Gender and the Lesbian Woman: Module 3 Response

Gender and the Lesbian Woman: Module 3 Response

Butch women often exemplify the blurring of gender and sexual orientation in a very visual way.
Butch women often exemplify the blurring of gender and sexual orientation in a very visual way.

In her piece entitled “Transgender Rights,” Riki Wilchins explains, “white American culture tends to be one of the few that splits sexual orientation from gender.” I am going to take a closer look at why I understand sexual orientation and gender as intimately linked with each other.

Because so much of being a woman in a patriarchal society such as ours is wrapped up in desiring men, lesbians stand outside of that framework, and therefore outside of gender norms for women. In my personal experience one of the first times I had a crush on a girl was when I was six years old and although I couldn’t put words to what I was feeling, my first thought was, I’m a boy.

Although some like to define gender identity as who one is, sexual orientation as who one is attracted to, and then treat them as though they are wholly separate spheres, I do not think it is so simple. The personal story I give above is obviously a mere anecdote, but I think it helps to exemplify why I do not think gender identity and sexual orientation can be so easily spliced apart from each other. Gender is a construction consisting of, among many other things, prescribed roles which include who one is expected to be attracted to.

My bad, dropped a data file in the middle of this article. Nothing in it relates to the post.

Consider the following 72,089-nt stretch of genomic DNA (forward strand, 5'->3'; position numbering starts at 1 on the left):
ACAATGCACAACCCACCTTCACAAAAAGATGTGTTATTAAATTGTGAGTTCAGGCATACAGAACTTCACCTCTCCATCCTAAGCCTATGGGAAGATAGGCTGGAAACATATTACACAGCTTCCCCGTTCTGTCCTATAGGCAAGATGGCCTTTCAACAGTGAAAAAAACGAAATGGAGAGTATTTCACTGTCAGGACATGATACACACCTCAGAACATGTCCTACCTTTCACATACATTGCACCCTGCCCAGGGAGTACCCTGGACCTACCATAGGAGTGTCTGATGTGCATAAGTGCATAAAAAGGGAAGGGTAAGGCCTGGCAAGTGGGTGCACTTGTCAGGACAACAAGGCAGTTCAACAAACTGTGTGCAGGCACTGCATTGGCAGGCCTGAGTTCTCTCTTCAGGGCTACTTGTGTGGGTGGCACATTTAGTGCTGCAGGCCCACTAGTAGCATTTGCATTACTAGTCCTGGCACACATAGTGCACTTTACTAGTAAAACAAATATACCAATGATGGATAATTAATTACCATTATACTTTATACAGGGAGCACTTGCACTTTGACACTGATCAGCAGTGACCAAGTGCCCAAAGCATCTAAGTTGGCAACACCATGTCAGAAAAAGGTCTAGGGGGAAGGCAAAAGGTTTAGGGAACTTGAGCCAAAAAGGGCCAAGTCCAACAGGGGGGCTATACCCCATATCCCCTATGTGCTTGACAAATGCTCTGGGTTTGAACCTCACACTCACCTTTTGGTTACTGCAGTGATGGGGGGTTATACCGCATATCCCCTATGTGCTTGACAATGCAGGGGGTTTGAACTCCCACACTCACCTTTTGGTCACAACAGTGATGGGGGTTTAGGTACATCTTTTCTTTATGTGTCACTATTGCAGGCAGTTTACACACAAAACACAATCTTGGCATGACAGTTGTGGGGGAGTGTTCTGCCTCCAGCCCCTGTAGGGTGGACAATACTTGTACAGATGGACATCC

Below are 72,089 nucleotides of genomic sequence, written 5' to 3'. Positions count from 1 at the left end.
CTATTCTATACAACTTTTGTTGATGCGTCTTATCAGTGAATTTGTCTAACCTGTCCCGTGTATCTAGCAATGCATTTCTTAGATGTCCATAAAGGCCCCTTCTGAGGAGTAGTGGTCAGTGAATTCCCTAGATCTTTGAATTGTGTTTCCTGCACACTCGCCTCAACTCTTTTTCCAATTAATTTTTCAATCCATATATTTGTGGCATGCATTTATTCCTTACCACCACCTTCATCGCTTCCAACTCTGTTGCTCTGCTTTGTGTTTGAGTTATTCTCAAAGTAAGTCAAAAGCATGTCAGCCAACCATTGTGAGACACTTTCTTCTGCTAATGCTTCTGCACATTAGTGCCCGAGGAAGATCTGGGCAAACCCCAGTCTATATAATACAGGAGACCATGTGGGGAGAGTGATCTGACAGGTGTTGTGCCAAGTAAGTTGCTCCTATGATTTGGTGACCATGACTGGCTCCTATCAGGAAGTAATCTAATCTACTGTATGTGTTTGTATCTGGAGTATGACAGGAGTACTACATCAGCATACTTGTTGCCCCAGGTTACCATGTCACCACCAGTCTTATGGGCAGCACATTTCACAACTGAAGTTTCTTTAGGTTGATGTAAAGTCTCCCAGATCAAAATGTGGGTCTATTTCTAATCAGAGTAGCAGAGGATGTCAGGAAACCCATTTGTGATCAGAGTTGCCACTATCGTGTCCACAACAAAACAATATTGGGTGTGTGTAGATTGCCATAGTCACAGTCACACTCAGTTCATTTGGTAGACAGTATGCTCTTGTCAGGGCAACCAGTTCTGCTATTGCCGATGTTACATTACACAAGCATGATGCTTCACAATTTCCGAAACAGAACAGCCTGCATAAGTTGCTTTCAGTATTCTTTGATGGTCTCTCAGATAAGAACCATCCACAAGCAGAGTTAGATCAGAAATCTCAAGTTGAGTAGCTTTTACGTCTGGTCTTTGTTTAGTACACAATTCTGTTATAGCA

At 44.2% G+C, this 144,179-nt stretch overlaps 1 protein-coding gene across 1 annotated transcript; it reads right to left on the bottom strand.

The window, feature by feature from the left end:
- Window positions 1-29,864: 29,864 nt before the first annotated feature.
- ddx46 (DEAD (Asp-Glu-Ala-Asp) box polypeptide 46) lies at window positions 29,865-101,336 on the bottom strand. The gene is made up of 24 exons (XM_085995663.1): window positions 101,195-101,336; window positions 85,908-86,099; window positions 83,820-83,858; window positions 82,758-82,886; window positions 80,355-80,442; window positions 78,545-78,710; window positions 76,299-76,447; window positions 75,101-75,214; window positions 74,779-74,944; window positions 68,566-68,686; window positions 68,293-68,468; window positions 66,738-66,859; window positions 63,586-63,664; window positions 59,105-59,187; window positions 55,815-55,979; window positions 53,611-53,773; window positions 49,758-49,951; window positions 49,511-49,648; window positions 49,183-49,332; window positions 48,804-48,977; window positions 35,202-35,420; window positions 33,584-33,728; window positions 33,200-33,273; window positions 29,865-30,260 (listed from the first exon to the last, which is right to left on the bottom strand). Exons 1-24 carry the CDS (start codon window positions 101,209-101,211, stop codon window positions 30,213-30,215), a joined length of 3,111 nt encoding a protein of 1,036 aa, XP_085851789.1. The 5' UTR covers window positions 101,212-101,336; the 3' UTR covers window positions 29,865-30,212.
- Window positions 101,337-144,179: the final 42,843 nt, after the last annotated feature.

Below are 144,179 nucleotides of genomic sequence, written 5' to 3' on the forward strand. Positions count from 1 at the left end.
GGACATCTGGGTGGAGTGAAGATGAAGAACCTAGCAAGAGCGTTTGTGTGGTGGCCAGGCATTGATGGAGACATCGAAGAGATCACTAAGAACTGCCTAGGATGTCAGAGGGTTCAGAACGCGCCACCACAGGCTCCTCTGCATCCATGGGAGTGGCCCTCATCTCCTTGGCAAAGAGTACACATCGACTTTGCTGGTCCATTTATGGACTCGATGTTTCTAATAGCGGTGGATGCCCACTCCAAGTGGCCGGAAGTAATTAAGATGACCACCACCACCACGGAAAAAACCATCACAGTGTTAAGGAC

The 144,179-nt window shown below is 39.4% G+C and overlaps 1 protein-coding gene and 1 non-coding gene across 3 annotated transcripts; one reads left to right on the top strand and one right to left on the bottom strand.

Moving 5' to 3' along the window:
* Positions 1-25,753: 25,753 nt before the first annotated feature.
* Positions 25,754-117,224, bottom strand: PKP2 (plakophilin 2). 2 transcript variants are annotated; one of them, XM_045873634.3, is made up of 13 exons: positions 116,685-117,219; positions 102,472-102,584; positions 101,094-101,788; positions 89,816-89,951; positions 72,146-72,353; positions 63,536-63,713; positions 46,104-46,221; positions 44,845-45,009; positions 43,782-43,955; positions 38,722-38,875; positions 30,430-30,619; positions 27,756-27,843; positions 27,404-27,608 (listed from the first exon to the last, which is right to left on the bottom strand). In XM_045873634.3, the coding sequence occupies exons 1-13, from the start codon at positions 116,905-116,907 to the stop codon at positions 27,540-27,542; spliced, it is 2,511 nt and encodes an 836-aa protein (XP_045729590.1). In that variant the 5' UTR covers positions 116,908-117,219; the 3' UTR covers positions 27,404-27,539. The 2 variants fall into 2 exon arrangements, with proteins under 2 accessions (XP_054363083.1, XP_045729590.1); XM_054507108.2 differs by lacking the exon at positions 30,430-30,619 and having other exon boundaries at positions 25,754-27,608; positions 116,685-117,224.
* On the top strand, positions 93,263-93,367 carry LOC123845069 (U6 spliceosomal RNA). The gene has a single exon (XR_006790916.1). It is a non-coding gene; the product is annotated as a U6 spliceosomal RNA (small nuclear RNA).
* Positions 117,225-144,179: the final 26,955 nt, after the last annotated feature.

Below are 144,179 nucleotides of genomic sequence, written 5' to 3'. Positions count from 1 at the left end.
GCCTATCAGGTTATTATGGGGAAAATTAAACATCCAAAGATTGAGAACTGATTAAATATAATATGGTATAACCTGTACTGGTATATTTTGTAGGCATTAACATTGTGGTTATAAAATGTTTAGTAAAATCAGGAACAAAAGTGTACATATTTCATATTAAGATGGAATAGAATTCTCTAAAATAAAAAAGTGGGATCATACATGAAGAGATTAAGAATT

Tumblr user lesbiancraft explains, many lesbians feel a disconnect from ‘womanhood’ beyond the political aspect of it because our relationships with each other [don’t] create a constant situation where we are gendered as contrasts to something else; as opposites to men.” That is to say, a lesbian’s understanding of herself as a woman may well be different from a straight woman’s understanding of herself as a woman, and likely the same could be said for a bi/pan/polysexual woman.

It is interesting to me that in Supplement 16, although homophobia is defined, no explanation is given for why people would be afraid of same-sex attraction, specifically attraction between women, as this seems to be what Pharr and Lorde are specifically addressing.* Obviously this is a complex issue, but in terms of why lesbophobia exists in a patriarchal context, the answer is fairly salient, and it is crucial to understanding the intersection of homophobia and misogyny. Lesbians pose a major threat to the patriarchal structure because men are not part of our understanding of ourselves as gendered beings. Our relationships do not exist in reference to men, and we therefore are in no danger of understanding ourselves as their counterparts.

The patriarchy has every reason to be afraid of us.

*Lorde’s quotation is from her work entitles “Scratching the Surface: Some Notes on Barriers to Women and Loving” and Pharr is specifically talking about compulsory heterosexuality, which is a term exclusive to women’s experiences


Image is from Shutterstock, taken by Stefano Tinti. Found here:

Supplement 16 Activist Insight: Homophobia and Heterosexism

Transgender Rights by Riki Wilchins

Lesbiancraft’s tumblr post:


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